Death sentence? I think not. Prostate cancer is one of the most curable cancers out there, so don’t count me out!
I was as surprised as you probably are, but from the moment I found out, I felt that everything was going to be alright. My doctor has been tracking my PSA for years, since my father too had prostate cancer. I don’t know what stage he was in when he was diagnosed, but I can remember that he wasn’t do so well with the therapy he was receiving. I didn’t even know chemotherapy and radiation therapy were different until now. I do know that 25 years ago, he was sick enough for me to move back home and help. My mother doesn’t even remember what kind of therapy he was receiving; she was tied up in a conservatorship with her Uncle Lawrence, the man whom I was named after. Distant cousins from all around were trying to get a hold of his estate, which my mom managed to take care of his needs when dementia set in. Every penny went to his care, and he had plenty of nickels and dimes from his many real estate holdings in LA. Nobody offered to help, but everybody wanted to know where the money was going. Needless to say, she had her own worries to nurture, with the specter of her husband’s illness floating before her eyes. Damn the cousins.
Fortunately for me, I was earmarked for screening as cancer tends to be hereditary. No red flags popped up until 6 years ago, when my PSA levels were high during a routine check-up. Aside from my gastrointestinal discrepancies, I’m a healthy guy. I became an herbalist in my freelance journalist days when I was surviving on food stamps and rent parties. I started eating crazy again when I moved back home, simply because I didn’t have the space to store and blend my herbal concoctions, plus it was easier eating food that my momma already cooked.
The protocol for potential prostate cancer patients is to wait and see. That’s right. Wait and see if any changes in the blood or size of the prostate produce positive signs of a prognosis. 2015, 2016, 2017, 2018. A few up and down swings in the PSA, thanks to my knowledge in finding herbal remedies to cure my ails. 2019 I was referred to a urologist who thought I should have a biopsy. I was hesitant. I had to reschedule the procedure a couple of times because I was freelancing in the film industry at the time, and work was more important than health when it came to paying rent and bills.
2020. I couldn’t book an appointment to save my life, but not being able to see a doctor could have saved my life from Covid-19. (I think I had the virus late November 2019 before the pandemic was announced, but that’s another story.) It was a weird year, certainly enough weirdness going on to not think about the health of my prostate.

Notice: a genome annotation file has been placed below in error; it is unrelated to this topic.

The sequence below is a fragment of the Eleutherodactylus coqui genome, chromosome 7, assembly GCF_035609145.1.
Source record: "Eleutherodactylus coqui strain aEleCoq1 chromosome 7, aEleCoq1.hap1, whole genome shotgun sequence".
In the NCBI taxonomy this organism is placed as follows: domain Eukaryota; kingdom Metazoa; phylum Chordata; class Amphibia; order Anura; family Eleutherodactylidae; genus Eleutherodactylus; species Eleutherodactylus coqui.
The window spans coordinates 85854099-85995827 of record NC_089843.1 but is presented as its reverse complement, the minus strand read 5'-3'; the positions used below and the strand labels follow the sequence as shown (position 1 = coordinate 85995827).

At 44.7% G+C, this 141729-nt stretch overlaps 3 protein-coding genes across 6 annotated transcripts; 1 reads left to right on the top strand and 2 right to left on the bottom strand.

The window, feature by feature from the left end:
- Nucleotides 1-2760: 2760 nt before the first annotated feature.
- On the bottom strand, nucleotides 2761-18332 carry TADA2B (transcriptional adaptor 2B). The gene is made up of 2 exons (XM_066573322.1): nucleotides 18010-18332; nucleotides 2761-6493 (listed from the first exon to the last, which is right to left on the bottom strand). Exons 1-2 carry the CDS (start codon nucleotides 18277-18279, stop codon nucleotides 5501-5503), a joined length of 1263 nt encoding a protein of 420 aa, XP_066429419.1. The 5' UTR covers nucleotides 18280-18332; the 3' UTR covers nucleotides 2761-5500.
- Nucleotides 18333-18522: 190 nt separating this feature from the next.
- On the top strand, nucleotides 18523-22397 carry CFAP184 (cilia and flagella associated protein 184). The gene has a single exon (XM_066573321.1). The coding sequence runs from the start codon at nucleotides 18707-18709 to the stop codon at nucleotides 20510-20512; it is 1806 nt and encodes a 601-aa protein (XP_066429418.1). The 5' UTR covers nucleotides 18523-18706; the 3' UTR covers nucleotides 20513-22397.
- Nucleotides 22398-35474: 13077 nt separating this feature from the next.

January 2021. I couldn’t wait to book an appointment. It was like an alarm went off. Get thine ass to the urologist! That’s where they must check the prostate for lumps and probe you for the biopsy if you didn’t already know. Another reason for my hesitancy in going. I certainly wasn’t excited about it, but like I always tell my sons, sometimes you gotta do what you don’t want to do. A healthy man grows to an age where he gets pricked, prodded, and probed because the body that’s brought him this far starts to show signs of wear and tear. I had a blood panel done on the 9th and it showed that my PSA was way high and that I was overdue for a biopsy. The urologist I was seeing dropped out of my insurance network, so I had to get another referral. After doing my research I found one that had a good Yelp rating and ranked high in Google searches.
July 9, 2021. Six months to the day after the blood test, I had the results of a biopsy I was supposed to get two years ago: cancerous cells found in numerous core samples. I didn’t know what it all meant, so I started reading. From what I could surmise, the disease is still contained in the prostate. There’s no spreading from what I can predict through my six senses, and today’s tests affirmed my prediction. Now, I must decide what action is best suited to delete this disease from my body.
I’m taking this so calmly because a good attitude is the key to surviving tragedy. I have cancer but I’m not dying. I have more fear of dying from a car accident, getting shot, or drowning as the California coastline sinks into the Pacific after The Big One. I can see this death coming, and I’m heading it off at the pass. You shouldn’t think that I haven’t thought about what will happen to my sons should anything take me out, or how much I’d be missed by family and friends. I’ve been doing the best me possible every day of my life. Fifty-something-year-old Black Lives Matter too, ya know!
Be blessed and be a blessing. I’ll keep you posted on my progress…